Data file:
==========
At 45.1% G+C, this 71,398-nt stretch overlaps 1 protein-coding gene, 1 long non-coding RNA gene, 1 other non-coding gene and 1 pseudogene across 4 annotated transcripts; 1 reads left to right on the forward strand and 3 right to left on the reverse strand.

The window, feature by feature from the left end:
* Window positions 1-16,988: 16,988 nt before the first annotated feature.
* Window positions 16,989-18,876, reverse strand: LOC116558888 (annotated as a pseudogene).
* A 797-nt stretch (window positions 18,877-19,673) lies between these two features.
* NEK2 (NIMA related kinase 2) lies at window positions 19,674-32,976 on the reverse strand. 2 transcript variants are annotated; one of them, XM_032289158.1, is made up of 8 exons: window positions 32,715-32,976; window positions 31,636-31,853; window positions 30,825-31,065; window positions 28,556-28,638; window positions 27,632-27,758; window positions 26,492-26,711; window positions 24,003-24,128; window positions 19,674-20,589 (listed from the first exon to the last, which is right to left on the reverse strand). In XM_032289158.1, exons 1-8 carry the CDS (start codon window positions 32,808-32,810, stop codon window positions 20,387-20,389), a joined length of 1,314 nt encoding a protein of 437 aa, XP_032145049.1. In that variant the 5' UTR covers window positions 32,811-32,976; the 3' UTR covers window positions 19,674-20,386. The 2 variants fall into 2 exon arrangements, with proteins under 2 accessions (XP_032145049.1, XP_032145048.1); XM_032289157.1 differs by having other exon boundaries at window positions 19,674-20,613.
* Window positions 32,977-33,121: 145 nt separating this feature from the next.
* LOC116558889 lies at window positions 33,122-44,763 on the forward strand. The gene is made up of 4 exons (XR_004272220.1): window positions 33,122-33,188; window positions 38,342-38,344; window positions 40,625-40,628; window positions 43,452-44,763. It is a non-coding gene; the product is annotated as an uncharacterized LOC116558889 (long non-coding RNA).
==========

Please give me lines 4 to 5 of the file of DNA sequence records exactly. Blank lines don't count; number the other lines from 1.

* Window positions 16,989-18,876, reverse strand: LOC116558888 (annotated as a pseudogene).
* A 797-nt stretch (window positions 18,877-19,673) lies between these two features.